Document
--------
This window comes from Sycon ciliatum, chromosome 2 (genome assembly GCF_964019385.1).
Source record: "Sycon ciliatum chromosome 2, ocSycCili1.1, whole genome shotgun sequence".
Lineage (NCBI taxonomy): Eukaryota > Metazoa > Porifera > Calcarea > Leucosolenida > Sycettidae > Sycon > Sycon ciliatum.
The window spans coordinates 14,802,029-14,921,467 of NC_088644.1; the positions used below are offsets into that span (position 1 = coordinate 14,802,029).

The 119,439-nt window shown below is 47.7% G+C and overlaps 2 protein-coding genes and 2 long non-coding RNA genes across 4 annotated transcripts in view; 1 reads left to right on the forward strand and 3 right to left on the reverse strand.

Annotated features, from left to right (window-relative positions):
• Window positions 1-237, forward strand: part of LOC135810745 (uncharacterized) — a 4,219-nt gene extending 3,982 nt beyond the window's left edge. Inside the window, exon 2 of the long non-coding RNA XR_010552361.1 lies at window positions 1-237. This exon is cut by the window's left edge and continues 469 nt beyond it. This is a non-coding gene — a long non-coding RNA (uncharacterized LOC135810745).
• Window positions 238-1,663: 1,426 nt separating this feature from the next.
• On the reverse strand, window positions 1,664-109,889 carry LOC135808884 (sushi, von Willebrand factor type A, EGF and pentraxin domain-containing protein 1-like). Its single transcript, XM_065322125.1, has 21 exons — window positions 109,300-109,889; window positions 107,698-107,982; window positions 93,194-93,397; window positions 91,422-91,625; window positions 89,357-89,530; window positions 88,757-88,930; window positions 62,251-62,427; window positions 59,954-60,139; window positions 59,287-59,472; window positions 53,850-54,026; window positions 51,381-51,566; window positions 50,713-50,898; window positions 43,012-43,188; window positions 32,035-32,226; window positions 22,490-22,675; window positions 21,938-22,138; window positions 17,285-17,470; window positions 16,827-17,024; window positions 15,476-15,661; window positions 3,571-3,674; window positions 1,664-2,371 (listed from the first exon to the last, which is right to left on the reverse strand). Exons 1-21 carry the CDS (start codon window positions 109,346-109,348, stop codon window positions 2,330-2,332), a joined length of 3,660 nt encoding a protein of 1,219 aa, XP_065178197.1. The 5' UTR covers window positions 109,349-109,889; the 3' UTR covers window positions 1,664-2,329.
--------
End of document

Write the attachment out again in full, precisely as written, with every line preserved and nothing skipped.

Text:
This window comes from Sycon ciliatum, chromosome 2 (genome assembly GCF_964019385.1).
Source record: "Sycon ciliatum chromosome 2, ocSycCili1.1, whole genome shotgun sequence".
Lineage (NCBI taxonomy): Eukaryota > Metazoa > Porifera > Calcarea > Leucosolenida > Sycettidae > Sycon > Sycon ciliatum.
The window spans coordinates 14,802,029-14,921,467 of NC_088644.1; the positions used below are offsets into that span (position 1 = coordinate 14,802,029).

The 119,439-nt window shown below is 47.7% G+C and overlaps 2 protein-coding genes and 2 long non-coding RNA genes across 4 annotated transcripts in view; 1 reads left to right on the forward strand and 3 right to left on the reverse strand.

Annotated features, from left to right (window-relative positions):
• Window positions 1-237, forward strand: part of LOC135810745 (uncharacterized) — a 4,219-nt gene extending 3,982 nt beyond the window's left edge. Inside the window, exon 2 of the long non-coding RNA XR_010552361.1 lies at window positions 1-237. This exon is cut by the window's left edge and continues 469 nt beyond it. This is a non-coding gene — a long non-coding RNA (uncharacterized LOC135810745).
• Window positions 238-1,663: 1,426 nt separating this feature from the next.
• On the reverse strand, window positions 1,664-109,889 carry LOC135808884 (sushi, von Willebrand factor type A, EGF and pentraxin domain-containing protein 1-like). Its single transcript, XM_065322125.1, has 21 exons — window positions 109,300-109,889; window positions 107,698-107,982; window positions 93,194-93,397; window positions 91,422-91,625; window positions 89,357-89,530; window positions 88,757-88,930; window positions 62,251-62,427; window positions 59,954-60,139; window positions 59,287-59,472; window positions 53,850-54,026; window positions 51,381-51,566; window positions 50,713-50,898; window positions 43,012-43,188; window positions 32,035-32,226; window positions 22,490-22,675; window positions 21,938-22,138; window positions 17,285-17,470; window positions 16,827-17,024; window positions 15,476-15,661; window positions 3,571-3,674; window positions 1,664-2,371 (listed from the first exon to the last, which is right to left on the reverse strand). Exons 1-21 carry the CDS (start codon window positions 109,346-109,348, stop codon window positions 2,330-2,332), a joined length of 3,660 nt encoding a protein of 1,219 aa, XP_065178197.1. The 5' UTR covers window positions 109,349-109,889; the 3' UTR covers window positions 1,664-2,329.